My house is 90 years old and the paint is peeling off, what do I do?
Congratulations on owning what I lovingly refer to as a “peeler”. Hopefully it’s a beautiful Victorian or Craftsman in North Tacoma with a view of Commencement Bay! In my dream world you would call a sider and have him install some nice cementious siding then have me paint your nice new siding!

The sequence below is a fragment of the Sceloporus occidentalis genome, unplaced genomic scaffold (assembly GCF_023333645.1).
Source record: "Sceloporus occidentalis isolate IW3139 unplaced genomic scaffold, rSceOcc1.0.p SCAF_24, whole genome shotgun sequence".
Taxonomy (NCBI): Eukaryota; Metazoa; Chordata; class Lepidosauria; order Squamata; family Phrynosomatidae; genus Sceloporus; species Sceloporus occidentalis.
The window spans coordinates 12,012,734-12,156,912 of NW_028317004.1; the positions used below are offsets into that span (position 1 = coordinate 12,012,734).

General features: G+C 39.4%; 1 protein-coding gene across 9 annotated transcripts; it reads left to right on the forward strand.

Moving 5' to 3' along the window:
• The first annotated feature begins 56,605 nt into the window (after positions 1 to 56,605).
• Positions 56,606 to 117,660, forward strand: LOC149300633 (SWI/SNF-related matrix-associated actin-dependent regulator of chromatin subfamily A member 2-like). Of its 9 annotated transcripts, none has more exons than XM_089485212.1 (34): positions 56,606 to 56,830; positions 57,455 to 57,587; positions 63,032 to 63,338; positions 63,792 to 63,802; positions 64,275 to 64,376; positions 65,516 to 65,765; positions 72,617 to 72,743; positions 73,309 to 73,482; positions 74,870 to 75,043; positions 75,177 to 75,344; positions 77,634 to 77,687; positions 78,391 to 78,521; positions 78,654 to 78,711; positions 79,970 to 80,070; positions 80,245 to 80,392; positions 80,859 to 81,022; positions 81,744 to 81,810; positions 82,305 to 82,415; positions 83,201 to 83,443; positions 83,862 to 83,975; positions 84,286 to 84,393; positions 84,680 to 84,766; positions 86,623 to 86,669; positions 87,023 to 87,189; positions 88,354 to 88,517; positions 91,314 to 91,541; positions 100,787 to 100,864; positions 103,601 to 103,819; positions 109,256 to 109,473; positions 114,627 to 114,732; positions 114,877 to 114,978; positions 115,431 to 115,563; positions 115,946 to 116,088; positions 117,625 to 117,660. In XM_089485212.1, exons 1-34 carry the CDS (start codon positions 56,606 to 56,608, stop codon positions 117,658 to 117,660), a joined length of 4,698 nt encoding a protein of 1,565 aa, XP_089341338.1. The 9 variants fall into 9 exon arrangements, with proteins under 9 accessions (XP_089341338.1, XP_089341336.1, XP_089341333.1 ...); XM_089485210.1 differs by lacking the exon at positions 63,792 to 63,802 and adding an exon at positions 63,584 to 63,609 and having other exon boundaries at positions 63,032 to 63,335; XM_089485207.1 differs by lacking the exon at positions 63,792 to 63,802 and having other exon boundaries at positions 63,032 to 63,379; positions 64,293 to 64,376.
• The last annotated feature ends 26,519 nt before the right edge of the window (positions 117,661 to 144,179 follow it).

The first thing we do is pressure wash the house. We take our time and try to peel as much paint off as we can with the washer. After it dries it’s time to get up close and personal with our paint scrapers. Once we get as much of the loose paint off as we can we prime the newly uncovered bare wood with XIM’s Peelbond. Peelbond is a really thick glue like primer that glues down the edges of the loose paint and soaks into the flaking cracks. Now we can paint the house just like any other house.